Shostakovich: Symphony No.5 & No.9
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1. Shostakovich: Symphony No. 5: I. Moderato 16:56
2. Shostakovich: Symphony No. 5: II. Allegretto 5:31
3. Shostakovich: Symphony No. 5: III. Largo 15:34
4. Shostakovich: Symphony No. 5: IV. Allegro non troppo 11:15
5. Shostakovich: Symphony No. 9: I. Allegro 5:16
6. Shostakovich: Symphony No. 9: II. Moderato 9:03
7. Shostakovich: Symphony No. 9: III. Presto 2:47
8. Shostakovich: Symphony No. 9: IV. Largo 4:27
9. Shostakovich: Symphony No. 9: 'V. Allegretto 6:40
Shostakovich wrote the Fifth at last in partial response to criticism he received from official Party censures under Stalin, who accused him of “modernist formalism,” and of writing music for intellectuals rather than for the People. The work’s infamous title page inscription reads: “A Soviet artist’s practical, creative response to just criticism.”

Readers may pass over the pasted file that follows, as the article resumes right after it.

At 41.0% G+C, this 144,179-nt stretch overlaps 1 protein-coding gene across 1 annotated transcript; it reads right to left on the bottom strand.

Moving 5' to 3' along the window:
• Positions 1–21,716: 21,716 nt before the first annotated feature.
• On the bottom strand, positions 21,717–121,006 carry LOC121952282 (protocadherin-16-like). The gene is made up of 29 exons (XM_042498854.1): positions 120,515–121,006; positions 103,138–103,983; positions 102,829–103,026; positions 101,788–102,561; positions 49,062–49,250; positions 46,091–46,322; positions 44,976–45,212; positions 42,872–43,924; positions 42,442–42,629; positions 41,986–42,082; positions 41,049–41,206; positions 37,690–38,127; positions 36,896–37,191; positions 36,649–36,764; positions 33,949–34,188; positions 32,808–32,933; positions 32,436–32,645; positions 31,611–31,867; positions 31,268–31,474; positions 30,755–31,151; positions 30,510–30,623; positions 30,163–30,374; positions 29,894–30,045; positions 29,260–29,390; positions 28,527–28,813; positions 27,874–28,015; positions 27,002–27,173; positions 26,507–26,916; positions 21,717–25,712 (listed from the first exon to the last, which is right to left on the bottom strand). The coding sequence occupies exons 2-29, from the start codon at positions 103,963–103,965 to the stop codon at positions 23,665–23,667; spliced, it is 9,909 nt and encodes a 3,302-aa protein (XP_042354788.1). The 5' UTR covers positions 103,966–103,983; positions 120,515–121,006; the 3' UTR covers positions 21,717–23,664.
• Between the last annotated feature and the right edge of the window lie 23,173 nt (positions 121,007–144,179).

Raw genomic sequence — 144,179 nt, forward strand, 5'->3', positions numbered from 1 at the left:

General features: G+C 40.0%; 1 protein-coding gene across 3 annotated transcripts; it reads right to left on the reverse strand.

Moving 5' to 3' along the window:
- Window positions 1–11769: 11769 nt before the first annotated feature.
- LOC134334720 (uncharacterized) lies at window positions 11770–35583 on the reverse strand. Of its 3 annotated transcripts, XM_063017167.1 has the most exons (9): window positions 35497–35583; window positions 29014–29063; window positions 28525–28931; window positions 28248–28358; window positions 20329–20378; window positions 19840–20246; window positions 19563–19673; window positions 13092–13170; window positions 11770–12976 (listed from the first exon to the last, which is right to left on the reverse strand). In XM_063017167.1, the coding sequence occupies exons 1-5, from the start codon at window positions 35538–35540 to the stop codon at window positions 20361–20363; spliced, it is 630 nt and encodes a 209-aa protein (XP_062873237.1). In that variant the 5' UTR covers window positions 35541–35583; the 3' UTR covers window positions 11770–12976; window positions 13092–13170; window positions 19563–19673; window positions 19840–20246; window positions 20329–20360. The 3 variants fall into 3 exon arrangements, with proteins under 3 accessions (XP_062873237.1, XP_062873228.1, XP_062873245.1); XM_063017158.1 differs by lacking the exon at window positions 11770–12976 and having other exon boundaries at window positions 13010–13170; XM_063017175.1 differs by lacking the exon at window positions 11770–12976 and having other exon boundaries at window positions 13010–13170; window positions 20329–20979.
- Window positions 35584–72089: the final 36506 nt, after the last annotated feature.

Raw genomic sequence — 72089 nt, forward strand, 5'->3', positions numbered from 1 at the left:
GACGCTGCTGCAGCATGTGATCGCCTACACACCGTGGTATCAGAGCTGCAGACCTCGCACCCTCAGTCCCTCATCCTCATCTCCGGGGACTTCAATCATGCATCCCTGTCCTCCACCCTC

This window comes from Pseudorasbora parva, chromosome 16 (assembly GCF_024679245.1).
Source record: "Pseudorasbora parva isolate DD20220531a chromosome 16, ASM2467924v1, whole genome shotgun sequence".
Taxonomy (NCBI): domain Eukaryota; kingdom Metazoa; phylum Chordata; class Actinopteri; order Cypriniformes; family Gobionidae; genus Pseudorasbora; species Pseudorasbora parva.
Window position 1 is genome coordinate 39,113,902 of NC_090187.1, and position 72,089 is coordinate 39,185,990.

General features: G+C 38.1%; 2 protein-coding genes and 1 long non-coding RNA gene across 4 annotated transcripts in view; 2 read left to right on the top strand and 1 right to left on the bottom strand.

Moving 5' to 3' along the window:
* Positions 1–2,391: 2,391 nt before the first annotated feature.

But Shostakovich was not crumbling under the weight of Party pressure. Rather, in a reaffirmation of his musical goals, he genuinely wanted to reach the people through his music, and did so with the Fifth. It had a direct and immediate impact on those attending the premiere. As the composer himself related, “People who came to the premier of the Fifth in the best of moods wept.” A 20th-century masterpiece, the Symphony No. 5, with its rich harmonies and stirring melodies, is as affecting today as it was at the premier performance.
In style, the Ninth is a completely different work. Lighthearted and even humorous, it makes a lively and charming contrast to the Fifth. Its apparent frivolity, however, appalled some listeners, who were expecting a grandiose “victory” symphony to celebrate the end of World War II in Europe. Stalin himself had wanted an apotheosis from the composer, but he too, was sorely disappointed. He had been anticipating a chorus, soloists, or a dedication. Instead, as Shostakovich, relates, “It was just music, which Stalin didn’t understand very well and which was of dubious content.”